During this time, it was the beginning of the end of Home Economics classes. And television shows were moving women away from the sewing machine and towards being the mover and shakers in the world. Televised domestic work at this time was reassigned to Alice, an older woman happy to take care of the modern family. The 80's with the shoulder pads and power suits came the backlash comedy (I use that term loosely) of Andrew Dice Clay, and American comedian who was quite vulgar and vocal about his opposition to women's rights back in the day. It was another nail in the lid of the sewing machine moved into attics as the fight for equal rights was on.

Was popular culture playing a role in the decline of sewing and the negative attitudes towards those who sew their own clothes? I don't believe it helped. During this period I don't recall positive representations of sewing, rather it was presented as a relic from the past that we should run screaming from. CabinQuilter's: Sewing Machines in Movies highlights television shows where sewing machines appeared. Most sewing machine appearances are as reliacs of the the past.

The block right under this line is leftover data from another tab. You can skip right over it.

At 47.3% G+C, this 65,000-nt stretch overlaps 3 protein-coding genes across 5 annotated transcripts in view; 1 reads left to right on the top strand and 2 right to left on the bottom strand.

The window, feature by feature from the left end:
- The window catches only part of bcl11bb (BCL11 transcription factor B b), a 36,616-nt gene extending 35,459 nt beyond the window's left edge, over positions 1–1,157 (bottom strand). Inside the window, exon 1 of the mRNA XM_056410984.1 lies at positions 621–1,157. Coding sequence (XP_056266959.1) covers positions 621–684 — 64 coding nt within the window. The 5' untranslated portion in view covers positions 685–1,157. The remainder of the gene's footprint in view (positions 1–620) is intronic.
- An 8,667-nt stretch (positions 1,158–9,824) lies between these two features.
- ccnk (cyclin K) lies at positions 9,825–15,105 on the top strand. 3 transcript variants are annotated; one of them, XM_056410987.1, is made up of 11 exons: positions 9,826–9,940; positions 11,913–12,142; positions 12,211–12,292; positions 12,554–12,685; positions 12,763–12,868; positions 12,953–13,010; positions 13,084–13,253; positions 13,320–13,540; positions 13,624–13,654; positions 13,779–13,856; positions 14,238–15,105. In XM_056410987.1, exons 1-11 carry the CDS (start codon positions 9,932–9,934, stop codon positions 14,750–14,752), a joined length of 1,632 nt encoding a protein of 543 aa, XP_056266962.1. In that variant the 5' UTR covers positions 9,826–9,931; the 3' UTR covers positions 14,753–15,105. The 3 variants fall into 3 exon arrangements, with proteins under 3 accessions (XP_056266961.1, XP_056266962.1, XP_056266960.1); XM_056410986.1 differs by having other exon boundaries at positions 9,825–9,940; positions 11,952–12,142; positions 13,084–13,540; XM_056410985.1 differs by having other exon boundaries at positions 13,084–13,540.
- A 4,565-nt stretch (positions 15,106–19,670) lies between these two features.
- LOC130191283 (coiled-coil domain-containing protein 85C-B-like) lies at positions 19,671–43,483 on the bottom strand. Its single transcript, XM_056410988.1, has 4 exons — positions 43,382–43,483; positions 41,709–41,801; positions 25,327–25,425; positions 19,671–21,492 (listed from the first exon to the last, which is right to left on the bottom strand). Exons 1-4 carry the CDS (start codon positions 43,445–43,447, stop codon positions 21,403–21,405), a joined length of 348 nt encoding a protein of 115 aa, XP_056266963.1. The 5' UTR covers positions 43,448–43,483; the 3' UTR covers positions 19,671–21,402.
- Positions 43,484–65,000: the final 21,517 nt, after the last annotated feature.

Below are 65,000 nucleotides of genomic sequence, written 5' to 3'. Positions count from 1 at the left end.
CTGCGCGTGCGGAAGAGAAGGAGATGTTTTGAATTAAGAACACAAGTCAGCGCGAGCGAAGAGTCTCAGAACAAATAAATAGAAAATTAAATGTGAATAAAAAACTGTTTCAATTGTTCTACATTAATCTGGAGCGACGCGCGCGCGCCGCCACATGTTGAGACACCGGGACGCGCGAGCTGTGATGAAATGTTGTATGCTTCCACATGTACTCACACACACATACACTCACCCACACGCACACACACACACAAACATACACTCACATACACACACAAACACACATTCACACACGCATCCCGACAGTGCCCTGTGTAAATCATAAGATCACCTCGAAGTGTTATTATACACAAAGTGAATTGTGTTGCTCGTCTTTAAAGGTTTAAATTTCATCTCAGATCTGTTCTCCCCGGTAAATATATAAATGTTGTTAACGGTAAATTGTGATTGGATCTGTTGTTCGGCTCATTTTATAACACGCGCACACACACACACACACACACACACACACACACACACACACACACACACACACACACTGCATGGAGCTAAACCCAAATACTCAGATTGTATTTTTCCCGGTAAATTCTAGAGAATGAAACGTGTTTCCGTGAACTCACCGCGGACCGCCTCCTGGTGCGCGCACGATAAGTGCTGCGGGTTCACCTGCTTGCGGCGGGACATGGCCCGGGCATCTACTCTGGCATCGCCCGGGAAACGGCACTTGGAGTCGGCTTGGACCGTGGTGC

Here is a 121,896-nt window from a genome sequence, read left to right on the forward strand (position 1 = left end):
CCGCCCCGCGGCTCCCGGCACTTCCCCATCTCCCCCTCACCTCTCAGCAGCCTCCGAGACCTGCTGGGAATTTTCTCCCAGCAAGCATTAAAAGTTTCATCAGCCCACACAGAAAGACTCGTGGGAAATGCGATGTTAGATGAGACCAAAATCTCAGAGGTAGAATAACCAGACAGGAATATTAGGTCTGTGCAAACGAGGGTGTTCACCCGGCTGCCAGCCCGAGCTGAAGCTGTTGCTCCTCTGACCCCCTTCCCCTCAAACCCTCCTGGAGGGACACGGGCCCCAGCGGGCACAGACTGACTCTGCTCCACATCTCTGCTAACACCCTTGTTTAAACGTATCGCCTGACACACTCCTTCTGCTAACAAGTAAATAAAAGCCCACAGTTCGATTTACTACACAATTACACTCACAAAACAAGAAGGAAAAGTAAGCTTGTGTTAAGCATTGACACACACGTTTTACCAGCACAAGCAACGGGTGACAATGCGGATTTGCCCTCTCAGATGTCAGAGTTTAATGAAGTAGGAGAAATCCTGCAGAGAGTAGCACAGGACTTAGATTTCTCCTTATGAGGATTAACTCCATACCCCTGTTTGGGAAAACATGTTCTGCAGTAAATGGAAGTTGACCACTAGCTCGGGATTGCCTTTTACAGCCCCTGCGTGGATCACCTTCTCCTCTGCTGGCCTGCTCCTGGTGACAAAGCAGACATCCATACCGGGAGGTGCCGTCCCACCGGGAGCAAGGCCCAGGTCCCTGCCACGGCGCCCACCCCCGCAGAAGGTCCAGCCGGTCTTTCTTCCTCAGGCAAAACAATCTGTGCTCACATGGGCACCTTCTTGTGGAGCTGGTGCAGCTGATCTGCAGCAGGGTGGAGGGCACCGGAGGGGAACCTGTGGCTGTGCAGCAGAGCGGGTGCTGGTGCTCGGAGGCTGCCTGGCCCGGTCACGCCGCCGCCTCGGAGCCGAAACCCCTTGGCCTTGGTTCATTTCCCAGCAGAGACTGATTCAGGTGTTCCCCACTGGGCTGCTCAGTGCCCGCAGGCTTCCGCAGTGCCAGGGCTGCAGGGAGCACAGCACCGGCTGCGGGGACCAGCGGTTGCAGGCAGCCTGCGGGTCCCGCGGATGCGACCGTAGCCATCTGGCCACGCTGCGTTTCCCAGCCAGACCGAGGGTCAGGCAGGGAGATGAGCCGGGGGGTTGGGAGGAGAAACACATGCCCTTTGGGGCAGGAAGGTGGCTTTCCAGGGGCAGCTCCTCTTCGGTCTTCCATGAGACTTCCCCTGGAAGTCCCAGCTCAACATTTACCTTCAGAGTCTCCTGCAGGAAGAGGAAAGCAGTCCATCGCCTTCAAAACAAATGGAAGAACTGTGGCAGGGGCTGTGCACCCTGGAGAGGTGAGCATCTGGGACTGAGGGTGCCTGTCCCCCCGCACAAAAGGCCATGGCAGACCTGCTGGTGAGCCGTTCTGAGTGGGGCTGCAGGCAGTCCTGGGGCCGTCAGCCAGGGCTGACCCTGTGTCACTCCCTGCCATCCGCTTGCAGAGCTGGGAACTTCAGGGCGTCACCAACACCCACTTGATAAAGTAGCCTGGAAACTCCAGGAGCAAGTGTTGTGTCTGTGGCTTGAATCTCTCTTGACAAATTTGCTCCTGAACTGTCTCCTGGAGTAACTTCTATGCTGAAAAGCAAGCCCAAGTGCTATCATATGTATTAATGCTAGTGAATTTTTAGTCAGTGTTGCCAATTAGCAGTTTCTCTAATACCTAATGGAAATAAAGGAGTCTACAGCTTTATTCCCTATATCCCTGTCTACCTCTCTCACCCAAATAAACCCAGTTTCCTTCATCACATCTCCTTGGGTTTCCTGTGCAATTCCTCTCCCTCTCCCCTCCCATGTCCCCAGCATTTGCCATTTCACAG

1900 House PBS (2000): Singer treadle
American Family, PBS (2002):"The Sewing Machine" Singer Treadle
Blue Valley Songbird (1999)
Dogs and More Dogs, Nova, PBS (2003): Singer, 5-drawer treadle
Dr. Seuss's "How the Grinch Stole Christmas" (1966) He and his dog sew the Grinch's santa suit on a black treadle with gold decals
Extreme Home Makeover (ABC 2004): Several Featherweights
Geico Commercial (2006): Peter graves is sitting in the homeowner's sewing room. In the background is what looks to be a mid-arm machine. See a video clip HERE
Gilligan's Island (believe it or not!): "The Matchmaker" episode; combination bamboo exercise bike/sewing machine
Gilmore GirlsSinger Model 12 treadle
Hometime (PBS): Closed Singer Treadle cabinet